- All students are required to take two 600-level research seminars in the History Department, at least one of which must be in the major area of study.
- Students must complete a minimum of 60 units of coursework, of which no more than 8 units may be in History 794.
- While the Department will in many cases honor graduate study completed elsewhere, students must complete at least 30 units of graduate course work within the USC History Department.
All students must demonstrate one of the following:
- Proficiency (advanced reading ability and conversational ability) in one research language other than English
- Competence (reading ability) in two research languages other than English. Faculty members in each graduate field will set additional language requirements as necessary for research in that field.
Proficiency and competence in languages will be assessed in two-hour translation examinations administered by History faculty at the beginning of every semester. Proficiency exam includes an oral component.
All students must pass departmentally administered language examinations before proceeding to qualifying examinations for the doctoral degree.
The qualifying examination consists of 2 parts:
- three 4-hour open-book written examinations (to be taken on-campus) based on the reading lists for the major field, minor field, and area of specialization (students who take two minor fields will combine them into a single examination);
- one 2-hour oral examination, which may include some discussion of the written exam already completed
Students prepare for qualifying exams by developing, in collaboration with appropriate faculty, reading lists for study in their major field, minor field, and area of specialization. The qualifying exams should be completed no later than the 6th semester of residential study (Study abroad thus does not count towards these semester limits).
Within six months after the qualifying exams, each student is required to submit a formal dissertation prospectus (which must be accepted by all members of the Dissertation Committee), and to pass a 1-hour oral prospectus defense involving that committee.
Some students (e.g. those whose major field is in East Asia) can, with the approval of the Dissertation Committee, petition for an extension of this 6-month deadline.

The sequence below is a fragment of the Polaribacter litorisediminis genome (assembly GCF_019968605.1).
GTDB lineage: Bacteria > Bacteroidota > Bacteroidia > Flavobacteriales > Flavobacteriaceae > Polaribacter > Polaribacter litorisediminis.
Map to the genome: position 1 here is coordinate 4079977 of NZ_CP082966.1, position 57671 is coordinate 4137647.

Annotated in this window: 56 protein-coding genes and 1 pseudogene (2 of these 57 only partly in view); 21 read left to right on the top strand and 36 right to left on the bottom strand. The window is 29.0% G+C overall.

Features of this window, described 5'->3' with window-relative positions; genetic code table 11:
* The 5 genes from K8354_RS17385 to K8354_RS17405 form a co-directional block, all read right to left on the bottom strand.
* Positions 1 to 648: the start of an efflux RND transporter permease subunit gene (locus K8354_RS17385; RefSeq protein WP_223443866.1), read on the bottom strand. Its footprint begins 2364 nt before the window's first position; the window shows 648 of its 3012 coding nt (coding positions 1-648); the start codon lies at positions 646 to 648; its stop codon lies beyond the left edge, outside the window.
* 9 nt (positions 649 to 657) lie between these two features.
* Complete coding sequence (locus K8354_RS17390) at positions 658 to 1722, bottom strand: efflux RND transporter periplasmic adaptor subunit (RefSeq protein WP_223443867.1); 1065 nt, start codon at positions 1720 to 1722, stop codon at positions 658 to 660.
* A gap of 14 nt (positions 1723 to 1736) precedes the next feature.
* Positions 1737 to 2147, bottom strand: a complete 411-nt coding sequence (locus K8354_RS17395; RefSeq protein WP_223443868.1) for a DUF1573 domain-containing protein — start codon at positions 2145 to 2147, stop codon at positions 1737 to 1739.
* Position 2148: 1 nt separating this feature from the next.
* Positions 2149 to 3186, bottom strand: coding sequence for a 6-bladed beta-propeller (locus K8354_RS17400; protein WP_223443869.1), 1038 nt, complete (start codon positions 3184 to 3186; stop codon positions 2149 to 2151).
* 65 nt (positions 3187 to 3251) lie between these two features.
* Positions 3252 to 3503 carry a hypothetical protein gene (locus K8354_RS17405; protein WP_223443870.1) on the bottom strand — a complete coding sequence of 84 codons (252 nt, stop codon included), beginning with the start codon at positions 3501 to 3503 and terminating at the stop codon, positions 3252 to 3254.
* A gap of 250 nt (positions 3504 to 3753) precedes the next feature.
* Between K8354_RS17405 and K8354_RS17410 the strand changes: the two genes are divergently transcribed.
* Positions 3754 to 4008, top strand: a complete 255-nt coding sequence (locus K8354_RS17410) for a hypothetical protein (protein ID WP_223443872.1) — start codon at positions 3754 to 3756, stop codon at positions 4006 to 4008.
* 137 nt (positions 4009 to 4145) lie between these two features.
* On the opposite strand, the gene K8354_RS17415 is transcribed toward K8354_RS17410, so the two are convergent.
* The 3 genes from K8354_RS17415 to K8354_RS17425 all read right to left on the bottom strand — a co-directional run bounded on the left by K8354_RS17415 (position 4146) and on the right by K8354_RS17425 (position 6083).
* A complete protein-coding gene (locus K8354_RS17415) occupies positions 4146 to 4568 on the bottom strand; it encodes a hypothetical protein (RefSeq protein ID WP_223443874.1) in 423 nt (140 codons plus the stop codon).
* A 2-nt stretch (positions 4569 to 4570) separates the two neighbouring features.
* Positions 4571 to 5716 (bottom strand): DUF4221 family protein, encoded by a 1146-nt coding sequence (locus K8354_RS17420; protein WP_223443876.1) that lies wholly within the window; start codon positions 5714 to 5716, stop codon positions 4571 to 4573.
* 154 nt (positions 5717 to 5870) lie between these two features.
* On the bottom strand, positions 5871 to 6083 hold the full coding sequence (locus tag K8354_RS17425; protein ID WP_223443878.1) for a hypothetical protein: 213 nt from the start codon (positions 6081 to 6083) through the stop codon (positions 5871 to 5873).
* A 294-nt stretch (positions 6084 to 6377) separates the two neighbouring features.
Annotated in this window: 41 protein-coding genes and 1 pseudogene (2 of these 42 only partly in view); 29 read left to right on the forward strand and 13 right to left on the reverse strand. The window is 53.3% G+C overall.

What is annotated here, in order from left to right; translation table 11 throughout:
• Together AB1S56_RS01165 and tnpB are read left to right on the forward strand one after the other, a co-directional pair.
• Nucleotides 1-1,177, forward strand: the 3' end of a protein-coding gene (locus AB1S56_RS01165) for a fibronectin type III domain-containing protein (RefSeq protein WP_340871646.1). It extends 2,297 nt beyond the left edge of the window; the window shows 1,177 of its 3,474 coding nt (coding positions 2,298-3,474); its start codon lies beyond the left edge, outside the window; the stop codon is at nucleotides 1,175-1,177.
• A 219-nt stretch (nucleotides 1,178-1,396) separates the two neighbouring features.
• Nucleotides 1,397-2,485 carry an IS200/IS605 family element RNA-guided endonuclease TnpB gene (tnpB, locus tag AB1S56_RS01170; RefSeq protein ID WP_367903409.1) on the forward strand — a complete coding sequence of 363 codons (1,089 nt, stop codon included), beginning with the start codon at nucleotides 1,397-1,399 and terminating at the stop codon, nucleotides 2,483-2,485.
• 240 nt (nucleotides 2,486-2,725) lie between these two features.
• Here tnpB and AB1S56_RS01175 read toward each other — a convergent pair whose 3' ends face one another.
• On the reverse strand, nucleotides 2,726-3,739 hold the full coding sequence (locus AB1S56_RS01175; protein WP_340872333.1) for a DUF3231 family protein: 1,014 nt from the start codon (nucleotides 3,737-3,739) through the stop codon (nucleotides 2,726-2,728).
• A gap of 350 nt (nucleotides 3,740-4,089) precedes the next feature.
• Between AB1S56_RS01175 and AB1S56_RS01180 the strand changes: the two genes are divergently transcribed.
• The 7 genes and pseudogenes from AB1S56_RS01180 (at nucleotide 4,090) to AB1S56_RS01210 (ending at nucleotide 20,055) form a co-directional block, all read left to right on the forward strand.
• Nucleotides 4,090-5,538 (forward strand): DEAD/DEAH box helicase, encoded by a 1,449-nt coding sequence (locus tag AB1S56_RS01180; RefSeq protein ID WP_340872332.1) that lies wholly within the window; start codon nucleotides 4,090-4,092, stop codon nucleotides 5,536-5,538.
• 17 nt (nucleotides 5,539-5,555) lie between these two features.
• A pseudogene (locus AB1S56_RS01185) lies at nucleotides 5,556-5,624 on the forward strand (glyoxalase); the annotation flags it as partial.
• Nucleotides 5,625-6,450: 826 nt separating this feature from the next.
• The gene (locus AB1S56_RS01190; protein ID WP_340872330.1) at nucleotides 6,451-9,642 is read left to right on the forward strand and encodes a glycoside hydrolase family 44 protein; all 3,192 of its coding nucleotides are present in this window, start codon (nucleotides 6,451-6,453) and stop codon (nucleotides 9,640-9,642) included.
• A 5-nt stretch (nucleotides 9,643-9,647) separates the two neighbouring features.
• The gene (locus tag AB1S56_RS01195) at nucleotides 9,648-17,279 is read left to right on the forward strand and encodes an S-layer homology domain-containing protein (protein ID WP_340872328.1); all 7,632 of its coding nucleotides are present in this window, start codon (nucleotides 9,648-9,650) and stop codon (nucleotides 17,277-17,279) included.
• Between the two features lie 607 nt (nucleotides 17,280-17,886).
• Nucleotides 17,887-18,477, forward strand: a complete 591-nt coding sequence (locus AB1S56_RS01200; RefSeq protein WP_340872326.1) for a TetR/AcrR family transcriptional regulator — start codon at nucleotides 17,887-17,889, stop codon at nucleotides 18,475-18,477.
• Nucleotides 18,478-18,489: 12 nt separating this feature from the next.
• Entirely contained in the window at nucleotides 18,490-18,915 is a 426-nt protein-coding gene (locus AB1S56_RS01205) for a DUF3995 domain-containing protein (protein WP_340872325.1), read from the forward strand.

While many graduate students enter the program with a clear sense of which faculty member(s) they intend to work most closely with, the Department will assign each first year student an interim faculty adviser. This first-year adviser helps the student acclimate to the program and oversees their first year of coursework.
By the second year, students should have a clear idea of which faculty they intend to have oversee their advanced coursework and dissertation as their graduate adviser. By the end of their fourth semester of residential study in the program, students are required to constitute a Guidance Committee.
Guidance Committees consist of at least 5 members (including at least 3 from within the History Department, and at least 1 from outside the department — who must hold a tenure-track position in a PhD-granting program).
The Guidance Committee oversees the Qualifying Examinations. The relationship between the Guidance Committee membership and the structure of the qualifying exams should be worked out in consultation with the student’s graduate adviser and the members of the Guidance Committee.
After students have successfully completed their qualifying examinations, they should select a Dissertation Committee—consisting of at least 3 members (including at least 2 from the History Department)—who will be in charge of guiding the dissertation to completion.